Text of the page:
The street is the new art scene in Bergen
Over the past 15 years the city’s facades have been given a raw and poetic facelift. Everywhere from Danmarks plass to Skostredet, the walls and corners have been adorned with paintings created using spray paints, brushes, and stencils. There is literally more to see in Bergen now.
“Street art has become Bergen’s signature,” says Petter Nord.
He is the manager of the artists’ collective called Bart, which brings together around 20 of Bergen’s street artists in an environment that helps to make Bergen a more colorful place.
“We bring color to the city. Which is just what we need in Bergen as its sits under gray skies. We have brightened up kindergartens, shopping centers, and offices.”
And Bergen’s walls talk to people. The artists interpret and comment on the world around them, using satire and asking questions. One of the artists is AFK, who has decorated several streets with his sharp visual commentary. Skostredet is home to the artwork called ‘Laugh’ which shows two old men, one Jewish and one Muslim, laughing heartily at Charlie Hebdo.
“I base my art on current affairs, inspired by news photos. ‘Laugh’ is a good example, where I have tried to create an inclusive interpretation of the Hebdo affair,” writes the artist AFK in an e-mail to Scandinaviantraveler.com.
AFK stands for Away From Keyboard. He wants to remain anonymous in order to avoid legal problems. Many of his murals are about how people are plundering nature at the expense of animals. One of the paintings shows a mournful panda receiving a text message from a girl. It could say “Sorry, but the world isn’t big enough for the both of us.”
But isn’t this raw art destroying the Bergen idyll? Bart’s Petter Nord thinks not.
“Street artists have great respect for the facades. No one touches listed walls or the funicular railway. The artists would rather go out into their surroundings and find walls where their work can help to increase the enjoyment of the area. It’s like a sculpture being brought into the area, giving the street an identity.”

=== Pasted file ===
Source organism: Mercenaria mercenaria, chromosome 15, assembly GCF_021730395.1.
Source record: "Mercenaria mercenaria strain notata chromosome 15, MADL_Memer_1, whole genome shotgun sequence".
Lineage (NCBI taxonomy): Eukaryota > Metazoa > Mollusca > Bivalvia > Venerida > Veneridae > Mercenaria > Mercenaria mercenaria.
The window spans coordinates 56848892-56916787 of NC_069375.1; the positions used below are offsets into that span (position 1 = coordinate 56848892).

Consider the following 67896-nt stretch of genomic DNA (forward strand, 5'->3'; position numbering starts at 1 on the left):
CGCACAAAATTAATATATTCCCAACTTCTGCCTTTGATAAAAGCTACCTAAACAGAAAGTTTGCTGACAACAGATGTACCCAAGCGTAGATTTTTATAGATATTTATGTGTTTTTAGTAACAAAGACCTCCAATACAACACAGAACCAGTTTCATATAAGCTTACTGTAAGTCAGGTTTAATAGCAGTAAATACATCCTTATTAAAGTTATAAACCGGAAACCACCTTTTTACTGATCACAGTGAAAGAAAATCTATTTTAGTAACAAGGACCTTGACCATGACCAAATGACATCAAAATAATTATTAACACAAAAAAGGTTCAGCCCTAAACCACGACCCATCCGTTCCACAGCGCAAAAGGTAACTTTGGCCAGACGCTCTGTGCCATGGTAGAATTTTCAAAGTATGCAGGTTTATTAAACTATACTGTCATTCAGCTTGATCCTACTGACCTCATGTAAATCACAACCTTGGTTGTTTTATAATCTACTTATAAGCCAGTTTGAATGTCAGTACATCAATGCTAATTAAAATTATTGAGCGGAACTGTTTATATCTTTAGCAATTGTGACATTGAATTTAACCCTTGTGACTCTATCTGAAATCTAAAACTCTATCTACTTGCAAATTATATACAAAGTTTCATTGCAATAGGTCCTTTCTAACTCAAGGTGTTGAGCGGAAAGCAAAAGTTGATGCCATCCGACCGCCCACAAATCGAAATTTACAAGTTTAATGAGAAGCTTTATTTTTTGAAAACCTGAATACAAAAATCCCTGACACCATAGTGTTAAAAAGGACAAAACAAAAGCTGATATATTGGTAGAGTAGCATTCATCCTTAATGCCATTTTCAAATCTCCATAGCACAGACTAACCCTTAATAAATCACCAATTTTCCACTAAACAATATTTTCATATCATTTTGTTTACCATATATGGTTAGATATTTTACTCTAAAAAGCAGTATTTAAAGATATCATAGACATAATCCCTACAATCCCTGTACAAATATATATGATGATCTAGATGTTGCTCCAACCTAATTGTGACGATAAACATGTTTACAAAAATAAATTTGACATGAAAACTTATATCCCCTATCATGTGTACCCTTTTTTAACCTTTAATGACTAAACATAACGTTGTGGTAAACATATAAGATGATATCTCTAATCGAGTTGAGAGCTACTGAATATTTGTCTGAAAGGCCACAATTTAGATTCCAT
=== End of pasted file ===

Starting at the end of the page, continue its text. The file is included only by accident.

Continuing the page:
And street art is coming in from the cold. Street artists, who traditionally work at night, are being accepted as artists and they now have their own walls to practice on. Bergen municipality also allocates money to street art projects.
“This is an art form we have cultivated in Bergen. Why this has happened in Bergen is hard to say. It could have something to do with the fact that we used to be an international trading center, while at the same time sitting in seclusion on the other side of the mountain to Oslo. As a result, we have cultivated things more, as we saw with the Bergen Wave in music.”
Another important reason why Bergen has become the street art capital of Norway is that the now internationally acclaimed – and anonymous – contemporary artist Banksy came to Bergen in 2000. Marcus Smith Hvidsten was opening a nightclub in Bergen and wanted to decorate it. He had seen some Banksy graffiti in London so he invited Banksy, who at the time was completely unknown, to come to Bergen. There he created eight pieces for Hvidsten and his friends. But he also left behind several other traces of his work. Bergen municipality washed away the signed works – at that time no one could have known that fifteen years later Banksy’s work would be sold for half a million pounds at Sotheby’s auctioneers in London. Hvidsten himself sold one of the old chipboards a few years ago for a tidy sum.